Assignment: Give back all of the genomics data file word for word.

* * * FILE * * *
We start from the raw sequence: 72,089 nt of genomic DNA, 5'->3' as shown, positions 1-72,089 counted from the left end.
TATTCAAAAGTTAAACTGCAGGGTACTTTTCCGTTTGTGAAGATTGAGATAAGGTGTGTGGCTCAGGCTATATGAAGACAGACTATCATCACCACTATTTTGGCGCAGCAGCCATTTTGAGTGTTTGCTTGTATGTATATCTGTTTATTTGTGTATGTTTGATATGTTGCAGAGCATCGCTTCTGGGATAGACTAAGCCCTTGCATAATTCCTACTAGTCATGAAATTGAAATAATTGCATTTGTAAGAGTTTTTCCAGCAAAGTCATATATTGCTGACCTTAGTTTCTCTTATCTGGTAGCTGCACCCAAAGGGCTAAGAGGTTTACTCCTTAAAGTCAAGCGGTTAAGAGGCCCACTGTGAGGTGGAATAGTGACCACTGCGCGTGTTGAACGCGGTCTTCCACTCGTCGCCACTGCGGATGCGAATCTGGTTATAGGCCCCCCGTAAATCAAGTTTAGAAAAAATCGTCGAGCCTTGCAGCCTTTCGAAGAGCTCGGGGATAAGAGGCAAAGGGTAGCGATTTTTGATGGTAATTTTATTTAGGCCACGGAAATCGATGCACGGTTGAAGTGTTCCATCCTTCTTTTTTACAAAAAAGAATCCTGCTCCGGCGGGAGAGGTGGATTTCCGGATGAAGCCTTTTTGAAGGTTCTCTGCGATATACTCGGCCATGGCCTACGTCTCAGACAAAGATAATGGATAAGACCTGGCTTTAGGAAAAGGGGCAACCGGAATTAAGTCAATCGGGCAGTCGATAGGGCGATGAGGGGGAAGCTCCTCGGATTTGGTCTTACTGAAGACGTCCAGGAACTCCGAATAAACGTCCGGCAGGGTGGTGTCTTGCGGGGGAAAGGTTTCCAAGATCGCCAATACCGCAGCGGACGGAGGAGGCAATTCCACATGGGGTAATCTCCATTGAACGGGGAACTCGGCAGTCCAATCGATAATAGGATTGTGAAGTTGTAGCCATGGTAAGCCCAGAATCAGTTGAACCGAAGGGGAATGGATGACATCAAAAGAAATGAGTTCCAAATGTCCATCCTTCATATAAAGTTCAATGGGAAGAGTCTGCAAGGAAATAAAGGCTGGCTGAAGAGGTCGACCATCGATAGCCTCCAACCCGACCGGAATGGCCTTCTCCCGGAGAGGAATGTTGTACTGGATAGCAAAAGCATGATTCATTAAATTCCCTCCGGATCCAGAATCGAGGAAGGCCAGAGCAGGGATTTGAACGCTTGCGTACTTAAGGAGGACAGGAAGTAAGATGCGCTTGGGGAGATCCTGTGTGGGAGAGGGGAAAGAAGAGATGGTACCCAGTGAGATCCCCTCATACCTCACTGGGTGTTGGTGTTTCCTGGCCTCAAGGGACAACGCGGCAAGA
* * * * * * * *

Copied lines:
We start from the raw sequence: 72,089 nt of genomic DNA, 5'->3' as shown, positions 1-72,089 counted from the left end.
TATTCAAAAGTTAAACTGCAGGGTACTTTTCCGTTTGTGAAGATTGAGATAAGGTGTGTGGCTCAGGCTATATGAAGACAGACTATCATCACCACTATTTTGGCGCAGCAGCCATTTTGAGTGTTTGCTTGTATGTATATCTGTTTATTTGTGTATGTTTGATATGTTGCAGAGCATCGCTTCTGGGATAGACTAAGCCCTTGCATAATTCCTACTAGTCATGAAATTGAAATAATTGCATTTGTAAGAGTTTTTCCAGCAAAGTCATATATTGCTGACCTTAGTTTCTCTTATCTGGTAGCTGCACCCAAAGGGCTAAGAGGTTTACTCCTTAAAGTCAAGCGGTTAAGAGGCCCACTGTGAGGTGGAATAGTGACCACTGCGCGTGTTGAACGCGGTCTTCCACTCGTCGCCACTGCGGATGCGAATCTGGTTATAGGCCCCCCGTAAATCAAGTTTAGAAAAAATCGTCGAGCCTTGCAGCCTTTCGAAGAGCTCGGGGATAAGAGGCAAAGGGTAGCGATTTTTGATGGTAATTTTATTTAGGCCACGGAAATCGATGCACGGTTGAAGTGTTCCATCCTTCTTTTTTACAAAAAAGAATCCTGCTCCGGCGGGAGAGGTGGATTTCCGGATGAAGCCTTTTTGAAGGTTCTCTGCGATATACTCGGCCATGGCCTACGTCTCAGACAAAGATAATGGATAAGACCTGGCTTTAGGAAAAGGGGCAACCGGAATTAAGTCAATCGGGCAGTCGATAGGGCGATGAGGGGGAAGCTCCTCGGATTTGGTCTTACTGAAGACGTCCAGGAACTCCGAATAAACGTCCGGCAGGGTGGTGTCTTGCGGGGGAAAGGTTTCCAAGATCGCCAATACCGCAGCGGACGGAGGAGGCAATTCCACATGGGGTAATCTCCATTGAACGGGGAACTCGGCAGTCCAATCGATAATAGGATTGTGAAGTTGTAGCCATGGTAAGCCCAGAATCAGTTGAACCGAAGGGGAATGGATGACATCAAAAGAAATGAGTTCCAAATGTCCATCCTTCATATAAAGTTCAATGGGAAGAGTCTGCAAGGAAATAAAGGCTGGCTGAAGAGGTCGACCATCGATAGCCTCCAACCCGACCGGAATGGCCTTCTCCCGGAGAGGAATGTTGTACTGGATAGCAAAAGCATGATTCATTAAATTCCCTCCGGATCCAGAATCGAGGAAGGCCAGAGCAGGGATTTGAACGCTTGCGTACTTAAGGAGGACAGGAAGTAAGATGCGCTTGGGGAGATCCTGTGTGGGAGAGGGGAAAGAAGAGATGGTACCCAGTGAGATCCCCTCATACCTCACTGGGTGTTGGTGTTTCCTGGCCTCAAGGGACAACGCGGCAAGA